• Access more tools to empower you to meet the physical, emotional and spiritual challenges of cancer treatment and recovery
  • Experience nurturing support and renewal with others dealing with similar challenges

Activities will include lectures and discussion groups, workshops, art therapy, gentle movement therapy, massage and delicious, healthy meals.  The goal of this retreat is for you to have support from others facing the same journey and to help you gain strength.

SUPPORTED IN PART BY

The Safeway Foundation

LOCATION

Westerbeke Ranch Conference Center, 2300 Grove Street, Sonoma, CA  95476

COST

$300 (includes all meals and lodging)  Scholarships available on a limited basis.

CONTACT

Pre-registreation is required.  For more information, or to reserve your space, call (707) 523-7312.

ALL ARE WELCOME

You do not need to be a part of Sutter to attend.

♥ ♥ ♥

Hope those of you even thinking about attending something like this can make it … Bonnie will be there which gives me a weekend with the girls and no “to-do” lists!!

As always – a special thanks to Cindi.

Cheers,

Paul

 

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Cellular Memory

I normally arrive at our monthly meetings for the Finding Inner Strength Together (FIST) group about 40 minutes or so before things begin.  This time is normally spent with Cindi to discuss the topic of the day.  This is the time when Cindi gives me a brief of sorts of any new members to the group.  Last night Cindi and I talked about the past couple of days where Bonnie and I waited on another pathology report.  During this post 5:PM whistle discussion with Cindi, a term, another medical term for when a woman learns of a lump after spending a year in the quote unquote survivor status of a breast cancer patient. It’s called “Cellular Memory”.  As in most things related to learning breast cancer research topics, or the standings in the American League East – I refer to Google.  After all, everything on the internet is 100% factual, right?  So while trying to provide each of you with information related to the healthcare of yourself, your partner, your friend, etc, let me provide you with the best definition of “Cellular Memory” I found this morning:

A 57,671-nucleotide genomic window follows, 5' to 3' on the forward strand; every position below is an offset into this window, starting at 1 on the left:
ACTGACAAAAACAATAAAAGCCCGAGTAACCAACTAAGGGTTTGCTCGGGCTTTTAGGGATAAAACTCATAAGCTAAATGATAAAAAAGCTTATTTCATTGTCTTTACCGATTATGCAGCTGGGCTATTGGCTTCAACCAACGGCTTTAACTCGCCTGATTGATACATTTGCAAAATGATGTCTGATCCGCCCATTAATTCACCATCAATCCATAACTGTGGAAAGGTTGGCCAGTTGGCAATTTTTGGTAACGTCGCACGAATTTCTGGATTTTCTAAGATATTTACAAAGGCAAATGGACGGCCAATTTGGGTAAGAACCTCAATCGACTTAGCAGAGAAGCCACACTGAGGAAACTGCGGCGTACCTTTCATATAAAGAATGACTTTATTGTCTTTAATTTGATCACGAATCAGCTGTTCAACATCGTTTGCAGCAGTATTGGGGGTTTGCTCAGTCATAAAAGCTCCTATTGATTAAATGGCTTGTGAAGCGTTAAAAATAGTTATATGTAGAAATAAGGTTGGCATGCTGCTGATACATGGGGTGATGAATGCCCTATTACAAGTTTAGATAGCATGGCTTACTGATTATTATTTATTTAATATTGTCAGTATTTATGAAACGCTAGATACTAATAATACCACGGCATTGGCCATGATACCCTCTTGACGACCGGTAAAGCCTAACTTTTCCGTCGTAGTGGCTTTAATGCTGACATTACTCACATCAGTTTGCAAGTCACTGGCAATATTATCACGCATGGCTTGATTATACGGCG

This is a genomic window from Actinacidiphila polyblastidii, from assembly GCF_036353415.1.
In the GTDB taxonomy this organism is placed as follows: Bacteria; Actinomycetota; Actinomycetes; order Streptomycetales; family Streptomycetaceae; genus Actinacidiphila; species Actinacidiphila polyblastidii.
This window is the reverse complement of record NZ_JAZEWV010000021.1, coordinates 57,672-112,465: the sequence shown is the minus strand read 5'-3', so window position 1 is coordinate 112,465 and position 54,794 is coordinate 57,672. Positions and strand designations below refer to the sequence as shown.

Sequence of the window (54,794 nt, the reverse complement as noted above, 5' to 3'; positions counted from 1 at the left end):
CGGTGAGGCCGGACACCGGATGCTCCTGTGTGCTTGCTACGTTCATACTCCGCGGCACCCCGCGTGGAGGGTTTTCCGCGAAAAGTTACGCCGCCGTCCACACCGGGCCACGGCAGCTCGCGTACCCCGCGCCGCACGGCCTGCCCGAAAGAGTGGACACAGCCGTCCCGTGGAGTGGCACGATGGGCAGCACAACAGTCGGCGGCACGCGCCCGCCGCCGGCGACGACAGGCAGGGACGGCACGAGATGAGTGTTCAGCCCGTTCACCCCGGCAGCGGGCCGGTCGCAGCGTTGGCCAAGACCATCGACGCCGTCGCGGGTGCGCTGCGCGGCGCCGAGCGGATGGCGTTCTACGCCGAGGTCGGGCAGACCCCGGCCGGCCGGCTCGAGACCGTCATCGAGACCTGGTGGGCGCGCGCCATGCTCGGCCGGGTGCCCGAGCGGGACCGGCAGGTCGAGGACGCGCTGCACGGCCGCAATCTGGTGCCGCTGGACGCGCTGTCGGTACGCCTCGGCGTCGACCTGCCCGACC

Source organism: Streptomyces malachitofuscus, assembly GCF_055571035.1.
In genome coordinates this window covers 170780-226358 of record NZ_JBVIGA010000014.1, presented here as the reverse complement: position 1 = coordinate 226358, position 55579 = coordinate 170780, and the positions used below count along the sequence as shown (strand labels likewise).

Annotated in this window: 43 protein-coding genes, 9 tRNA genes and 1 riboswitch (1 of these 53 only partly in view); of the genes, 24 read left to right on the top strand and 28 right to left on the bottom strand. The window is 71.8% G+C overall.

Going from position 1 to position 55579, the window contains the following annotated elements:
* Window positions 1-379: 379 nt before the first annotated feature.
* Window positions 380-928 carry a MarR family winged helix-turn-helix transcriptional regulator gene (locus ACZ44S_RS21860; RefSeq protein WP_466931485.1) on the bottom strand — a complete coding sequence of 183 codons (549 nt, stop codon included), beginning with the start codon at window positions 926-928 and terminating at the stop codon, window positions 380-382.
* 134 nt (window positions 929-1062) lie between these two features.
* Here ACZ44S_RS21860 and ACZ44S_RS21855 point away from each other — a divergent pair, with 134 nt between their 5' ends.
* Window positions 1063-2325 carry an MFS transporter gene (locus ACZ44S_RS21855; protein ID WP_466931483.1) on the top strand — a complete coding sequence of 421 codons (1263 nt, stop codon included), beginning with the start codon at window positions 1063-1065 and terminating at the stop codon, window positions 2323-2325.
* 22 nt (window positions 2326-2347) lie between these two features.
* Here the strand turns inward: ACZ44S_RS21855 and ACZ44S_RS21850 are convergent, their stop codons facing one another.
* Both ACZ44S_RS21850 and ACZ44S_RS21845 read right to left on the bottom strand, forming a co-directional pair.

How is cellular memory formed?

“You may wonder, we go through so many emotions and experiences in a day, does it all get stored in the cells? The answer that healers have found, is that if an episode which is very emotionally intense is suppressed it gets stored, or else if there is some thought or belief which is very repetitive it finds itself ingrained inside the cells. The cells follow inputs not from our conscious mind, but from the subconscious mind, which is almost 90 per cent of our mind. Almost 90 per cent of our bodily functions are dictated by this part of the mind, which receives constant inputs and keeps storing within itself, what it considers relevant. Diseases, it appears, are caused when we suppress a powerful negative emotion and try to tell ourselves that all is well. Although the conscious mind is convinced and may even forget about the experience, the subconscious mind remembers it and magnifies it. Certain chemicals that are produced in our body in response to that negative experience are blocked within because we do not want to deal with it. If these affected cells remain blocked over a long period of time, it prevents healthy cells from interacting with them. There is an increased likelihood that if disease occurs, it will occur in the part of the body where the cell receptors are blocked. So is the case with repetitive thoughts. Negative thoughts and beliefs once programmed into the subconscious keep auto-playing throughout our lives without our realizing it. Little wonder so many of us keep attracting similar people, relationships, health issues and experience patterns in our life repeatedly.”[1]